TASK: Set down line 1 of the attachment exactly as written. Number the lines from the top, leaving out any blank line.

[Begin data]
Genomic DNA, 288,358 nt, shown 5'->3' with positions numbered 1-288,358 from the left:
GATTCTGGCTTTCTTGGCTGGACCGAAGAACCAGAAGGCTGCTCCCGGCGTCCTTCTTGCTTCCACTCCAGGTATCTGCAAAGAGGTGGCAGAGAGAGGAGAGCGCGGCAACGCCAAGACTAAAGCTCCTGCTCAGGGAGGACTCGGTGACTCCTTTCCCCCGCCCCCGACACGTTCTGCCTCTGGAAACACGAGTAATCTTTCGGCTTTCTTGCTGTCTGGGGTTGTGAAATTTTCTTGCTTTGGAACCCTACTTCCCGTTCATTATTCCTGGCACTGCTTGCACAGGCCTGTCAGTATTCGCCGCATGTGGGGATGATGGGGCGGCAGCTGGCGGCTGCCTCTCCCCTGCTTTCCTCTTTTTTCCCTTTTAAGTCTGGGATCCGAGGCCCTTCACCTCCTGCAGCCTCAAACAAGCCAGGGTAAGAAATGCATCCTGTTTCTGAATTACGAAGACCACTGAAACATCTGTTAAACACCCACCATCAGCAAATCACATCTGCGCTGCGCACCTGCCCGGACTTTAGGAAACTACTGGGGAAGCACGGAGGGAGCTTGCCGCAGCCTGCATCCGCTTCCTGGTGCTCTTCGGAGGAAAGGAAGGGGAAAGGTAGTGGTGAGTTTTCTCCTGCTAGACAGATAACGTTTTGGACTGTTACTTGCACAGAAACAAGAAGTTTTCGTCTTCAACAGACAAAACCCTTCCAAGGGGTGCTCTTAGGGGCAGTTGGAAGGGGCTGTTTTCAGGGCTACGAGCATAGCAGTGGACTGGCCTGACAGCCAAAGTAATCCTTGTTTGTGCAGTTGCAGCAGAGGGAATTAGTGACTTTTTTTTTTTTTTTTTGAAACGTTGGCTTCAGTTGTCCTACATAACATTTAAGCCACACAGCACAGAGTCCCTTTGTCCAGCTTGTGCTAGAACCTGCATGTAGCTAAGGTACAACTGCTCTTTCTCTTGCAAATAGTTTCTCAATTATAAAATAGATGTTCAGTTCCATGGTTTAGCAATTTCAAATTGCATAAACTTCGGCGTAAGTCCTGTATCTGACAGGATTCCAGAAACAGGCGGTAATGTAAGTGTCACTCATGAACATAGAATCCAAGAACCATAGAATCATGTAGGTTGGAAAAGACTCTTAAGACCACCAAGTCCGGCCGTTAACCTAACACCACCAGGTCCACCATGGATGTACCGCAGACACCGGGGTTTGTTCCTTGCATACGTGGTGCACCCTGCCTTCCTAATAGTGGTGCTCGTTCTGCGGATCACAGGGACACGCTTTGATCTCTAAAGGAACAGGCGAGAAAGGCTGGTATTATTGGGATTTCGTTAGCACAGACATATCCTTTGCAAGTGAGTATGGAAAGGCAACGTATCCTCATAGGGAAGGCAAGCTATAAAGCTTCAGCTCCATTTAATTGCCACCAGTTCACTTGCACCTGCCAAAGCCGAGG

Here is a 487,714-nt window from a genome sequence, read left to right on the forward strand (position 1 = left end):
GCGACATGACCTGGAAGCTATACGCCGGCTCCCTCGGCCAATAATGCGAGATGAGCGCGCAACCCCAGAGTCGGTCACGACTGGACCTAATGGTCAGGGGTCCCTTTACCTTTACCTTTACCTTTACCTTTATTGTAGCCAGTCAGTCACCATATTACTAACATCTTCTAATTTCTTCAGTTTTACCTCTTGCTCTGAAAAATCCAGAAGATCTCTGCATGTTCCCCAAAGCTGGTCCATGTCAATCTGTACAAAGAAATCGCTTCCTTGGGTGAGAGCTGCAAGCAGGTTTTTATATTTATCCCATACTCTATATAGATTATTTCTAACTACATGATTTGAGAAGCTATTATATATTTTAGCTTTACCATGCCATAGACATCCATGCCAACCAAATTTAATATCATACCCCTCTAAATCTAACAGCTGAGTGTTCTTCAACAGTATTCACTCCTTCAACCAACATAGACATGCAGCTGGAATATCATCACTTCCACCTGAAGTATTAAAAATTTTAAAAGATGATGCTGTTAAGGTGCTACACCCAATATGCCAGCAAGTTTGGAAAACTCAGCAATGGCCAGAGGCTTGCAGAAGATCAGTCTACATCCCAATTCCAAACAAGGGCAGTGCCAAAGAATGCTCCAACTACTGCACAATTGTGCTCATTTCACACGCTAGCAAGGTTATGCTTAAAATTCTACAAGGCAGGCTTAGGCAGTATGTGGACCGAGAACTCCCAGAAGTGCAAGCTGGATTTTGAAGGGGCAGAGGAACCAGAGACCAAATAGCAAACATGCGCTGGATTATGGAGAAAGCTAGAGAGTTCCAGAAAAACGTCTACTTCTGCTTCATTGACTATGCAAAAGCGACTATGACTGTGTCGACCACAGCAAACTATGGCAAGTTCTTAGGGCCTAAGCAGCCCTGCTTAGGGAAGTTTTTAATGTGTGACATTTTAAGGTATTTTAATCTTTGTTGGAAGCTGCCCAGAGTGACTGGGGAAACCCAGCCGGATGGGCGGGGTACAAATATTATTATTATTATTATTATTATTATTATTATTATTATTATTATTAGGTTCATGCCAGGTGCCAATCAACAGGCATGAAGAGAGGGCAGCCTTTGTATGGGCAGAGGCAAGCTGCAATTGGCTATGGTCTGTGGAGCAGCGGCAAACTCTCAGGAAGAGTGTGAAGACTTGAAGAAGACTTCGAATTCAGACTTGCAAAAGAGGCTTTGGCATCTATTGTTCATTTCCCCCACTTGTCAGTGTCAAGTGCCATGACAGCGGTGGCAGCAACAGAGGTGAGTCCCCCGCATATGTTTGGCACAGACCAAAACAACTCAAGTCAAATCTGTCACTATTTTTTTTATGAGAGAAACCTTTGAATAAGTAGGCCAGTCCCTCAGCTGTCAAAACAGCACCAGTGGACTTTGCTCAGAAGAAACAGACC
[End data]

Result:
Genomic DNA, 288,358 nt, shown 5'->3' with positions numbered 1-288,358 from the left: